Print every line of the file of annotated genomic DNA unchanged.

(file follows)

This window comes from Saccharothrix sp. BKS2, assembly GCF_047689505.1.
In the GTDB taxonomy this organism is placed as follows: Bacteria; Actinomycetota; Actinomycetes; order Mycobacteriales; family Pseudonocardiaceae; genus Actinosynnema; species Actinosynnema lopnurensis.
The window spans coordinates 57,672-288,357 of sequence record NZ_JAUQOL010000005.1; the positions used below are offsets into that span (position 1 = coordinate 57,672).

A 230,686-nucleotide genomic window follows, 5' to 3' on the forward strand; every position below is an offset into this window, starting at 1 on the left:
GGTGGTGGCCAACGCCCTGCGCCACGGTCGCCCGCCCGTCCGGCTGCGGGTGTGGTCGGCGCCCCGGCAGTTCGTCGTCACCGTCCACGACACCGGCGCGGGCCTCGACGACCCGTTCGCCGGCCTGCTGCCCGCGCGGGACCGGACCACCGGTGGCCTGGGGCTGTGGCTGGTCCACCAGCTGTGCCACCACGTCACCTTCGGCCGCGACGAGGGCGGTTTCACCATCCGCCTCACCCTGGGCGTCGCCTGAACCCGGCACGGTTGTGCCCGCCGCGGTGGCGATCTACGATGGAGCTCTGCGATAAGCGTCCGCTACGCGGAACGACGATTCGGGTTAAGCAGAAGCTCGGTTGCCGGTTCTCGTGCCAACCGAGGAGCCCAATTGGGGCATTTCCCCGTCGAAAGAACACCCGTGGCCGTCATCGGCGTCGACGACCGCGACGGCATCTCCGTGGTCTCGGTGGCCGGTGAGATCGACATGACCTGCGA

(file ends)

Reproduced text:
This window comes from Saccharothrix sp. BKS2, assembly GCF_047689505.1.
In the GTDB taxonomy this organism is placed as follows: Bacteria; Actinomycetota; Actinomycetes; order Mycobacteriales; family Pseudonocardiaceae; genus Actinosynnema; species Actinosynnema lopnurensis.
The window spans coordinates 57,672-288,357 of sequence record NZ_JAUQOL010000005.1; the positions used below are offsets into that span (position 1 = coordinate 57,672).

A 230,686-nucleotide genomic window follows, 5' to 3' on the forward strand; every position below is an offset into this window, starting at 1 on the left:
GGTGGTGGCCAACGCCCTGCGCCACGGTCGCCCGCCCGTCCGGCTGCGGGTGTGGTCGGCGCCCCGGCAGTTCGTCGTCACCGTCCACGACACCGGCGCGGGCCTCGACGACCCGTTCGCCGGCCTGCTGCCCGCGCGGGACCGGACCACCGGTGGCCTGGGGCTGTGGCTGGTCCACCAGCTGTGCCACCACGTCACCTTCGGCCGCGACGAGGGCGGTTTCACCATCCGCCTCACCCTGGGCGTCGCCTGAACCCGGCACGGTTGTGCCCGCCGCGGTGGCGATCTACGATGGAGCTCTGCGATAAGCGTCCGCTACGCGGAACGACGATTCGGGTTAAGCAGAAGCTCGGTTGCCGGTTCTCGTGCCAACCGAGGAGCCCAATTGGGGCATTTCCCCGTCGAAAGAACACCCGTGGCCGTCATCGGCGTCGACGACCGCGACGGCATCTCCGTGGTCTCGGTGGCCGGTGAGATCGACATGACCTGCGA